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How to Avoid AI Voice Scams

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In an era where artificial intelligence (AI) is weaving itself into the fabric of daily life, the innovation of AI voice cloning has opened new avenues...

In an era where artificial intelligence (AI) is weaving itself into the fabric of daily life, the innovation of AI voice cloning has opened new avenues for scammers. AI voice cloning scams involve cybercriminals using generative AI technology to mimic the voice of a loved one or a family member, creating a sense of urgency to trick people into parting with their money or sensitive information.

Every day, 1000’s of Americans, if not more, get calls from scammers who use AI voice technology. Here’s a guide on how to stay safe from these increasingly sophisticated identity theft and other scams.

Understand the Technology

AI voice cloning uses algorithms to generate a digital replica of a person’s voice from just a short audio clip. This technology, while revolutionary, can also be misused to create convincing scams. These deepfake audio messages can make it seem as though a family member is in trouble—perhaps claiming they’ve been in a car accident or are in legal trouble—and urgently need money, often in the form of cryptocurrency, credit card details, or gift cards.

Recognize the Red Flags

The Federal Trade Commission (FTC) highlights several red flags associated with AI voice cloning and other scams:

  1. Urgent requests for money: Be wary if the caller insists on immediate action.
  2. Requests for secrecy: Scammers often ask victims not to tell other family members about the situation.
  3. Unusual payment methods: Requests for cryptocurrencies, gift cards, or wire transfers are almost always a sign of fraud.

Top 7 most common AI voice scams

  1. Grandparent Scam: Scammers use AI-generated voice cloning to mimic a grandparent's voice, calling their grandchildren with urgent requests for money due to a fake emergency like a car accident, often asking for funds to be sent via gift cards or cryptocurrency.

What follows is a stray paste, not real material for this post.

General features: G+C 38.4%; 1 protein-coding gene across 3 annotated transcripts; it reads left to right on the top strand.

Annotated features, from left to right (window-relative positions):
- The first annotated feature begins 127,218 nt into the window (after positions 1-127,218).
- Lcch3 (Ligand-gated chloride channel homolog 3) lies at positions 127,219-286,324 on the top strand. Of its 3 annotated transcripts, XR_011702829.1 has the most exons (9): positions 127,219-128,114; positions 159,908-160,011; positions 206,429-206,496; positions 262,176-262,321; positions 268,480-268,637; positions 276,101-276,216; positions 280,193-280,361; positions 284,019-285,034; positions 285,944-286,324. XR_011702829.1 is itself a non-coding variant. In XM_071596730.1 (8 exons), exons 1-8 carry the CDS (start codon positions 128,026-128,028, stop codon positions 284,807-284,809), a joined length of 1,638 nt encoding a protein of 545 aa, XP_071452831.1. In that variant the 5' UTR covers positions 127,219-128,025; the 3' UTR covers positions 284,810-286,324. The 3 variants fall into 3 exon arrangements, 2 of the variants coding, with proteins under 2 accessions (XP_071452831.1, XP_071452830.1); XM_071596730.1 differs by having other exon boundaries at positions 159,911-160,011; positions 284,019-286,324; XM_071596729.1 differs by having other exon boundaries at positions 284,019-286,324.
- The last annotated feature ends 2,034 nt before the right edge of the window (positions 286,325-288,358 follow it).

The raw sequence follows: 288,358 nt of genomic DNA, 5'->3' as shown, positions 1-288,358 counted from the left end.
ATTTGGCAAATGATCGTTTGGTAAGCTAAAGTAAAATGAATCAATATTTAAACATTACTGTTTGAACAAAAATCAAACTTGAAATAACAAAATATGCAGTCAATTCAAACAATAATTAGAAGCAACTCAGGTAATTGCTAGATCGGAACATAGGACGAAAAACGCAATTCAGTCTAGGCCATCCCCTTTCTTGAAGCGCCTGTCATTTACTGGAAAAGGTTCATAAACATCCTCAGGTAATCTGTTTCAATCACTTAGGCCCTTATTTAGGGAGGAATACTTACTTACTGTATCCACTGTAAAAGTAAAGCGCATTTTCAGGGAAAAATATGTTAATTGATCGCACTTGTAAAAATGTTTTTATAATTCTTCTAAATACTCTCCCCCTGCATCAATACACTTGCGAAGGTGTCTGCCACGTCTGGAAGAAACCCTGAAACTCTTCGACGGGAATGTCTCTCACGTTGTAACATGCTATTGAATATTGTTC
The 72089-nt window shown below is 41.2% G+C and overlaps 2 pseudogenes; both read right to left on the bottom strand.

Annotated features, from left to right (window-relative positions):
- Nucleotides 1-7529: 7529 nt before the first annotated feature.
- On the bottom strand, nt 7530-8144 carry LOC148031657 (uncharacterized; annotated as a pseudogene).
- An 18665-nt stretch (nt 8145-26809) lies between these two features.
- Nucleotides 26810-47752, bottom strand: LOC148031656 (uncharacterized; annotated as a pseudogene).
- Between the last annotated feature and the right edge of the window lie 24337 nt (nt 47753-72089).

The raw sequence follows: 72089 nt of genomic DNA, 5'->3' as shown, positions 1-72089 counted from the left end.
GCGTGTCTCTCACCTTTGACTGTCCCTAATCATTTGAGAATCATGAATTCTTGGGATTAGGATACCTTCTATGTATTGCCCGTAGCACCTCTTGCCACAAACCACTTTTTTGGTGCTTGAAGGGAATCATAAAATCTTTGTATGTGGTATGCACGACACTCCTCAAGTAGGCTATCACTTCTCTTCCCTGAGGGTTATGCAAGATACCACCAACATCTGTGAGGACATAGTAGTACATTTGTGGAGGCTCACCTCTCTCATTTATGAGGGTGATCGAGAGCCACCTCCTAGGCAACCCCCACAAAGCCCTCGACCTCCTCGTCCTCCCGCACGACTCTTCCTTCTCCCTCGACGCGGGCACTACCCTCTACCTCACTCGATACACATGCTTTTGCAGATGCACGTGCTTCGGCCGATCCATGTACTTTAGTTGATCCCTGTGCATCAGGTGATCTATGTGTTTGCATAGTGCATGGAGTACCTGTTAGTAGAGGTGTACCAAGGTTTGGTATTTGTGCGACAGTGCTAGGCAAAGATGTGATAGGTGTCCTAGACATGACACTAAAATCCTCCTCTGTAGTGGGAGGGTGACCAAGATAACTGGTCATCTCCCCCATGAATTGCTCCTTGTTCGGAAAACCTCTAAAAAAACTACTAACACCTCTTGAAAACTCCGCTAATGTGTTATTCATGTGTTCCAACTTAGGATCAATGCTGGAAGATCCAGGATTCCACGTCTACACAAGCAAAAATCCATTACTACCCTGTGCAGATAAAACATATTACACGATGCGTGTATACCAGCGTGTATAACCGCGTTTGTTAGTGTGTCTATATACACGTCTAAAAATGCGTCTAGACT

2. Fake Authority Imposter Calls: Cybercriminals clone the voices of law enforcement or government officials to intimidate victims into handing over sensitive information or money, leveraging the authority of agencies like the FTC to create a sense of urgency.
  3. Tech Support Scams: Using AI technology, scammers pose as tech support from reputable companies like Apple or Microsoft, claiming that your computer is at risk from malware. They manipulate victims into granting remote access or paying for unnecessary cybersecurity protection.
  4. Romance Scams on Social Media: AI voice cloning is employed to deepen fake relationships cultivated on platforms like Facebook or LinkedIn. Scammers create emotionally charged scenarios, asking for money to handle fake crises.
  5. Phishing Voicemails: This scam involves leaving AI-generated voicemails that sound like they're from a trusted source, such as a bank or Amazon, urging you to call back on a provided phone number that leads to a scammer ready to extract credit card details or personal information.
  6. Business Executive Fraud: AI is used to mimic the voice of a CEO or high-level executive in audio clips sent via email or phone calls to employees, requesting urgent wire transfers or sensitive data disclosure.
  7. Insurance Fraud: Scammers impersonate insurance agents after disasters, using cloned voices of real agents harvested from social media or company websites. They exploit victims' states of distress, pushing for immediate claim payments or personal information in exchange for aid.